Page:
Our third major stop in Greece was the island of Santorini. Yes, it’s touristy, but for good reason. It is one of the most amazing places I’ve ever seen and experienced. Just thinking about it makes me want to go back immediately!

Also known as Thera or Thira (you will find that many places have multiple names in Greece due to its history of invasions from other cultures), this is the island that you often seen in photos showing blue and white domed buildings perched high up on a cliff. That cliff is the side of Santorini’s famous caldera, which was formed by ancient volcanic eruptions.

Keep reading

09

02 2014

Get healthy at The Hotel Wilshire

The Roof on Wilshire restaurant at the Hotel Wilshire

The Roof on Wilshire restaurant at the Hotel Wilshire. From Eater LA.

So, January is nearly over. It’s time to take stock of your new year’s resolutions. Personally, I don’t really buy into this once-a-year resolution idea, but I think it’s always a good idea to improve your health. And so does The Hotel Wilshire (this is Los Angeles, after all).

The Hotel Wilshire’s Live Like a Local program offers complimentary bike rentals, in-room yoga service and access to gym LA Fitness. On top of that, the hotel’s New Year New You package ($325/night) includes welcome amenities of bottled water, fresh fruit, healthy snacks and a jogging map; two vouchers for a complimentary yoga class at nearby Hot 8 Yoga; and a $50 dining credit for breakfast at the Roof restaurant or Roof on the Move picnic offerings.

Since Chef Eric Greenspan is at the helm at the Roof, the food should be top notch. Some of the healthier offerings on the breakfast menu include a yogurt granola parfait, steel cut oatmeal, and an egg white scramble with kale, squash, avocado and sriracha. There are also some tonics, including the Greendog with kale, green apple, almond, cucumber and cinnamon. Most items on the Roof on the Move menu are pretty healthy: think seared tuna with lentils, olives, cauliflower and dates.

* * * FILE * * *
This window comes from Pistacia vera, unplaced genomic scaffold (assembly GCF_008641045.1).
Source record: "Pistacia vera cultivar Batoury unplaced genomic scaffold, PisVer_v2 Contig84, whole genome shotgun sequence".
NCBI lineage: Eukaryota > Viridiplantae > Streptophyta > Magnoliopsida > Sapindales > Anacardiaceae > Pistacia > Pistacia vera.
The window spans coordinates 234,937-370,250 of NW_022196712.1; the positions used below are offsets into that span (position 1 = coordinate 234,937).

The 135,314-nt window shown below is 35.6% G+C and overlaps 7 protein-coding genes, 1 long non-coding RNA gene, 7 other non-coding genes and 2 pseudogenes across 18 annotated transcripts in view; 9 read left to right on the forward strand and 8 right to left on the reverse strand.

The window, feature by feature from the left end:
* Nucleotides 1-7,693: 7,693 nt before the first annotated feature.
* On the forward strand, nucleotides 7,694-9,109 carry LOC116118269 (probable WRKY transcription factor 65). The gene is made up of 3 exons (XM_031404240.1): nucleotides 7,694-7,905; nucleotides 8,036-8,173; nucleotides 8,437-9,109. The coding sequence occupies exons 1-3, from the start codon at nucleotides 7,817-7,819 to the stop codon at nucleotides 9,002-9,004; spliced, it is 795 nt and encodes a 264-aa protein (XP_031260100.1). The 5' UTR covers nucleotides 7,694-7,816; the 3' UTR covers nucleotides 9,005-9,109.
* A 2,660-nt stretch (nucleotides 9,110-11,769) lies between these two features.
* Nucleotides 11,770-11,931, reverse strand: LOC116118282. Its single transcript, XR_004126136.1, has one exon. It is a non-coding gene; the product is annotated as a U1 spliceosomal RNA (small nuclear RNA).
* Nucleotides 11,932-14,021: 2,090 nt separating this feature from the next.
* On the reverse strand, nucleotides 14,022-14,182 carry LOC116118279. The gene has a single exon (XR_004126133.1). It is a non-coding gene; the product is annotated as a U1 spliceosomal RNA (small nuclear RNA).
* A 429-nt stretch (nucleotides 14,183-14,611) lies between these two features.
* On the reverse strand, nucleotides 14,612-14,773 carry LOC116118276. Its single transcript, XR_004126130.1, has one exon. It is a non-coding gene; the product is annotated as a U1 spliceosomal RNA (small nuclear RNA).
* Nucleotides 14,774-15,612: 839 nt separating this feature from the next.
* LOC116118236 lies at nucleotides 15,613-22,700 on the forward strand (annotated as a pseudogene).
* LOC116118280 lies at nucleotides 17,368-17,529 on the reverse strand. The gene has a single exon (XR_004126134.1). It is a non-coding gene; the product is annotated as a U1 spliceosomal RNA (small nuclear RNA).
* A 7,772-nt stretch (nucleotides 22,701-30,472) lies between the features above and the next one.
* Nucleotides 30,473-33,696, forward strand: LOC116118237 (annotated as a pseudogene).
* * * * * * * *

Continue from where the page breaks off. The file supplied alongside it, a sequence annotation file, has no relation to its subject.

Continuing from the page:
So next time you’re visiting Los Angeles or looking for a staycation, The Hotel Wilshire will be there to make sure you have a good, healthful time.

Kimpton’s The Hotel Wilshire
6317 Wilshire Blvd.
Los Angeles, CA 90048

New Year New You Package
Through March 15, 2014
Rate code NYOU

26

01 2014

Top 5 takeaways from New Media Expo

Dino Dogan at NMX

Dino Dogan at NMX

I attended the New Media Expo in Las Vegas this year, and I thought that if you’re reading this blog — and you got here via social media — you’re most likely interested in what I learned at the digital content creation conference.

First off, I want to point out that everyone I met at #NMX, formerly BlogWorld, was genuinely nice and helpful. There’s a real sense of community. I felt free to nerd out and not feel like a nerd.

I came to the conference to learn from two different angles: from that of a blogger and that of a social media brand manager, which I do for my day job. What I learned spanned the theoretical and the practical, giving me some useable tips, as well as food for thought. Here are my top five takeaways, in no particular order:

1. Always create value.

Whether it’s through blog posts or social media, make sure that what you’re putting out there is valuable to your audience. Good content will always trump the bad. Scott Stratten, president of UnMarketing and a hilarious speaker, said in his keynote speech that you have to give back to the social community, don’t just take. Feed the ecosystem. And as Lee Odden, NMX keynote speaker who writes at TopRank and is author of Optimize: How to Attract and Engage More Customers By Integrating SEO, Social Media, and Content Marketing (which I’m reading right now), says, empathize with others and relax the self-promotion on social media. It’s not all about you or your brand. When all you’re doing is promoting your own stuff with little or no engagement with your audience, then that’s not very valuable to anyone else, right?

2. A small audience isn’t necessarily bad.